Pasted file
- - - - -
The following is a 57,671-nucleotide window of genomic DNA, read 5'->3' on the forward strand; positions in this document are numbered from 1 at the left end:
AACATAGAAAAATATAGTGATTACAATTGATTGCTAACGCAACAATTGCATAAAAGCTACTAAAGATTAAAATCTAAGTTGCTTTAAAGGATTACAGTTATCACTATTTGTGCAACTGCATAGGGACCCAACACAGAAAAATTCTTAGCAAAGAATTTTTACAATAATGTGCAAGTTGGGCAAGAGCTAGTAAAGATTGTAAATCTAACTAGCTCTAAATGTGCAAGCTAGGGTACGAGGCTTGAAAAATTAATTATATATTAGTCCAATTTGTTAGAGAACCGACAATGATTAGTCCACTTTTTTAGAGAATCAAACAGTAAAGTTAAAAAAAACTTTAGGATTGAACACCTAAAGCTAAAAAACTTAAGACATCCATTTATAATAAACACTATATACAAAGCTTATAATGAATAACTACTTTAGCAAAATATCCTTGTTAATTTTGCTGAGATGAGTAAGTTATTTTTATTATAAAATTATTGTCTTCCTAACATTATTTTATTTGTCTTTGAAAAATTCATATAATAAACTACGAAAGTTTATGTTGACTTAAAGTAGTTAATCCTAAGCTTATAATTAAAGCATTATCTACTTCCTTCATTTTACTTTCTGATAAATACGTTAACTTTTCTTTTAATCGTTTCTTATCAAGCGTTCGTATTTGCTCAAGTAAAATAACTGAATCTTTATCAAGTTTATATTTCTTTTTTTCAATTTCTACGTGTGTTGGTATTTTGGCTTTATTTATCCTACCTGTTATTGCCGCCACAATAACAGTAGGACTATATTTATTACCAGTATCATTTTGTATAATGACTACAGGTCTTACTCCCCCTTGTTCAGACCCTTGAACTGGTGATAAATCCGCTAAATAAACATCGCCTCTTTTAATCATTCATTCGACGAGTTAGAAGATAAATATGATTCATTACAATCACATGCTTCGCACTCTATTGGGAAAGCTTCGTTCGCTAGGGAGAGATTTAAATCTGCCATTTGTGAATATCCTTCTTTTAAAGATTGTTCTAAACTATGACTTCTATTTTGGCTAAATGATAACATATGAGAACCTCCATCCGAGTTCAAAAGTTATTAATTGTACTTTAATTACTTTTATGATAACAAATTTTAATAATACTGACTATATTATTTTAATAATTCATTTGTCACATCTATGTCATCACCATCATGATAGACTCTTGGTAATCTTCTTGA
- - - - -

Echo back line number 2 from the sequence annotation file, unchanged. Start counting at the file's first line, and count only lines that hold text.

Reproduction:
AACATAGAAAAATATAGTGATTACAATTGATTGCTAACGCAACAATTGCATAAAAGCTACTAAAGATTAAAATCTAAGTTGCTTTAAAGGATTACAGTTATCACTATTTGTGCAACTGCATAGGGACCCAACACAGAAAAATTCTTAGCAAAGAATTTTTACAATAATGTGCAAGTTGGGCAAGAGCTAGTAAAGATTGTAAATCTAACTAGCTCTAAATGTGCAAGCTAGGGTACGAGGCTTGAAAAATTAATTATATATTAGTCCAATTTGTTAGAGAACCGACAATGATTAGTCCACTTTTTTAGAGAATCAAACAGTAAAGTTAAAAAAAACTTTAGGATTGAACACCTAAAGCTAAAAAACTTAAGACATCCATTTATAATAAACACTATATACAAAGCTTATAATGAATAACTACTTTAGCAAAATATCCTTGTTAATTTTGCTGAGATGAGTAAGTTATTTTTATTATAAAATTATTGTCTTCCTAACATTATTTTATTTGTCTTTGAAAAATTCATATAATAAACTACGAAAGTTTATGTTGACTTAAAGTAGTTAATCCTAAGCTTATAATTAAAGCATTATCTACTTCCTTCATTTTACTTTCTGATAAATACGTTAACTTTTCTTTTAATCGTTTCTTATCAAGCGTTCGTATTTGCTCAAGTAAAATAACTGAATCTTTATCAAGTTTATATTTCTTTTTTTCAATTTCTACGTGTGTTGGTATTTTGGCTTTATTTATCCTACCTGTTATTGCCGCCACAATAACAGTAGGACTATATTTATTACCAGTATCATTTTGTATAATGACTACAGGTCTTACTCCCCCTTGTTCAGACCCTTGAACTGGTGATAAATCCGCTAAATAAACATCGCCTCTTTTAATCATTCATTCGACGAGTTAGAAGATAAATATGATTCATTACAATCACATGCTTCGCACTCTATTGGGAAAGCTTCGTTCGCTAGGGAGAGATTTAAATCTGCCATTTGTGAATATCCTTCTTTTAAAGATTGTTCTAAACTATGACTTCTATTTTGGCTAAATGATAACATATGAGAACCTCCATCCGAGTTCAAAAGTTATTAATTGTACTTTAATTACTTTTATGATAACAAATTTTAATAATACTGACTATATTATTTTAATAATTCATTTGTCACATCTATGTCATCACCATCATGATAGACTCTTGGTAATCTTCTTGA